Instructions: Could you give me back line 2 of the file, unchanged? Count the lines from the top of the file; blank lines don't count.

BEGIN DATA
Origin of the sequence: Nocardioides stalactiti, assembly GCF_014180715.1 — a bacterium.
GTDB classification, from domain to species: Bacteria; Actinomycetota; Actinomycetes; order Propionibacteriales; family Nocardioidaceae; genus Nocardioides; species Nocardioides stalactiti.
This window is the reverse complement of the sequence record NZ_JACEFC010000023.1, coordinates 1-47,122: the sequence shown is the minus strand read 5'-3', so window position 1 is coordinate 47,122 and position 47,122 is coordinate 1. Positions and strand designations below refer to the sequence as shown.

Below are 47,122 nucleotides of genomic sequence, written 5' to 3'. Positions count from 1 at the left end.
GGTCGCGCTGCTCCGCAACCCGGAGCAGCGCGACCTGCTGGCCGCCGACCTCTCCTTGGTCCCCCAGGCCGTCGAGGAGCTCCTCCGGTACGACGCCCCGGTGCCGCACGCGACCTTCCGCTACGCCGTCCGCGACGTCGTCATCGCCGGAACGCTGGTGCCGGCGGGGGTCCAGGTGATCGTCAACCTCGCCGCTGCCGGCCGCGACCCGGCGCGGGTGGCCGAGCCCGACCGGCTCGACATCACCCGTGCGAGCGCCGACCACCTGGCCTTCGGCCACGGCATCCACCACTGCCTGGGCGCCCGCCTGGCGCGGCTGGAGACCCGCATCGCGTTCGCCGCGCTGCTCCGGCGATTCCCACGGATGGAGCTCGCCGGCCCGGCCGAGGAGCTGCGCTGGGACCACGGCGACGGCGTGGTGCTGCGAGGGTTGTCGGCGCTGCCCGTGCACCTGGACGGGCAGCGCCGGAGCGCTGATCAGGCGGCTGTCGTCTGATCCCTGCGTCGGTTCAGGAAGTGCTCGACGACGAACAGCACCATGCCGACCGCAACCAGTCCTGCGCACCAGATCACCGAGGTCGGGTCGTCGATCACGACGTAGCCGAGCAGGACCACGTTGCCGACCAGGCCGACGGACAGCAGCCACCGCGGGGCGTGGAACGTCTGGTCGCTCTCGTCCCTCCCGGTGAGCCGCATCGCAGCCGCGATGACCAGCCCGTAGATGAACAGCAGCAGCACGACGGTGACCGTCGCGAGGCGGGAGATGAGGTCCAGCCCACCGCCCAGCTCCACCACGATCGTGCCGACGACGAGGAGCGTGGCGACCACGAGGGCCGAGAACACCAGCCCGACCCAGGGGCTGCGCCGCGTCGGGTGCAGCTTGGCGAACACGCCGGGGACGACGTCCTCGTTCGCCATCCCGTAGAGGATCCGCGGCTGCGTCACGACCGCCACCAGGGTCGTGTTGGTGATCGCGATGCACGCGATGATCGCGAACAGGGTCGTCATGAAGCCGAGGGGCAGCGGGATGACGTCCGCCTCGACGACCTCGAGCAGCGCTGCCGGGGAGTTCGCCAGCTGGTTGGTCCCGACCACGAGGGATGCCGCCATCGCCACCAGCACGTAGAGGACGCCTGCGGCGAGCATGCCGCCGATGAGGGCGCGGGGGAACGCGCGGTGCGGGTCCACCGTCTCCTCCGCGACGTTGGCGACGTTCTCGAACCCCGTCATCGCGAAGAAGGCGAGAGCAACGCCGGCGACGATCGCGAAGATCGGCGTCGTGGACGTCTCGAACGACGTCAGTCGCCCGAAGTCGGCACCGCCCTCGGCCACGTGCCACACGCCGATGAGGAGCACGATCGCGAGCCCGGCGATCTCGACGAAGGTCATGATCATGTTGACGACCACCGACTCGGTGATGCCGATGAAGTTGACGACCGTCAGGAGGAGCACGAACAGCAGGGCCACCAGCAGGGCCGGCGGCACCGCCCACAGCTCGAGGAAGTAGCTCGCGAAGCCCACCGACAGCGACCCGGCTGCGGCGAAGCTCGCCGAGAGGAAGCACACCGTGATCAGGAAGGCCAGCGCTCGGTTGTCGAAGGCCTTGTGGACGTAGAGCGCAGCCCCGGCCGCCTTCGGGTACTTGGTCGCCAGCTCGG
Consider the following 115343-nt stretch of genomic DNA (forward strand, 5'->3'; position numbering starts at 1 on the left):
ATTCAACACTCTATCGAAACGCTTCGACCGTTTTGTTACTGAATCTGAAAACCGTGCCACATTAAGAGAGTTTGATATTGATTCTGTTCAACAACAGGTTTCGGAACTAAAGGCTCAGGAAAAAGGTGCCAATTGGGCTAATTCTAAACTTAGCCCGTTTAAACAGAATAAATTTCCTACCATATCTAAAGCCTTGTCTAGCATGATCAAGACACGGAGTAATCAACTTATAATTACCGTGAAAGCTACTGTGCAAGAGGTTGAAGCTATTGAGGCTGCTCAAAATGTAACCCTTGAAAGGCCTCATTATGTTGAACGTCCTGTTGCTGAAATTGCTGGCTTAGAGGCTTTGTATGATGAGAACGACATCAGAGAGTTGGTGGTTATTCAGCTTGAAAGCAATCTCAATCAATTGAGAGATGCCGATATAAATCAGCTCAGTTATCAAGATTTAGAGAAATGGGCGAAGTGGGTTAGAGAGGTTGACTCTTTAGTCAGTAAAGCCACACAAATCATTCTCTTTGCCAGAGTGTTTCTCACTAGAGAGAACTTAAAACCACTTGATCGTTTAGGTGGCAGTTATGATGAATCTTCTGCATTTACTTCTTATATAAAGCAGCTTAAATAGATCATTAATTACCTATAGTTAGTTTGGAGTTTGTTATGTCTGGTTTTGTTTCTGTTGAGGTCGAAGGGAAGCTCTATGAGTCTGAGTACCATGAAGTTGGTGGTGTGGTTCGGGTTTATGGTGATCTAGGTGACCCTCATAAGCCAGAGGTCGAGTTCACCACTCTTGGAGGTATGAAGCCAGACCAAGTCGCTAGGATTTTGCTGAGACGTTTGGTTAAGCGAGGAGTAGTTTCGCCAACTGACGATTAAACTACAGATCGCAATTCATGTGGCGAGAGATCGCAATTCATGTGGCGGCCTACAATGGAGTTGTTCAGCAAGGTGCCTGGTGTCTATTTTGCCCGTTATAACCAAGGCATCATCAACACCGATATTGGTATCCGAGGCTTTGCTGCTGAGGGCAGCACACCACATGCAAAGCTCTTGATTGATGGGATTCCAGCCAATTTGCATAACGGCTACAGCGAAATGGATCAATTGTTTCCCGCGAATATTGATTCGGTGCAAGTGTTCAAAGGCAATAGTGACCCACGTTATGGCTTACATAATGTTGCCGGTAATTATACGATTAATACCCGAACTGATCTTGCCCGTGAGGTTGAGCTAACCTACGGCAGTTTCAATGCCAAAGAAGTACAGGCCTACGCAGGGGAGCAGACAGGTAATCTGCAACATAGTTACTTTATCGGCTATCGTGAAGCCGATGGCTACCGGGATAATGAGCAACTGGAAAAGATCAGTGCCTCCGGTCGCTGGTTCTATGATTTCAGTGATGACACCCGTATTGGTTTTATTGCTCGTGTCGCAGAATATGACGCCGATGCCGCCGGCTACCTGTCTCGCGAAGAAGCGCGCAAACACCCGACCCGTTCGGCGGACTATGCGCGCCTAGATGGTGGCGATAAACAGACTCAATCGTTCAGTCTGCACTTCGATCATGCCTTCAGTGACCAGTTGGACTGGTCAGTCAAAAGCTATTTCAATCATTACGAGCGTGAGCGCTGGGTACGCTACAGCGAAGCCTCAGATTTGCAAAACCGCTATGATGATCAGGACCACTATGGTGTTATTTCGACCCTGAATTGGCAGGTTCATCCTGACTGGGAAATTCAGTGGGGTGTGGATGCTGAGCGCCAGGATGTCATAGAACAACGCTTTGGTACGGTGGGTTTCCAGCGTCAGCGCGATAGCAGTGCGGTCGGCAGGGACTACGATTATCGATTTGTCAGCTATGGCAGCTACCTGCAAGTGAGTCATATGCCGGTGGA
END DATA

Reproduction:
GTDB classification, from domain to species: Bacteria; Actinomycetota; Actinomycetes; order Propionibacteriales; family Nocardioidaceae; genus Nocardioides; species Nocardioides stalactiti.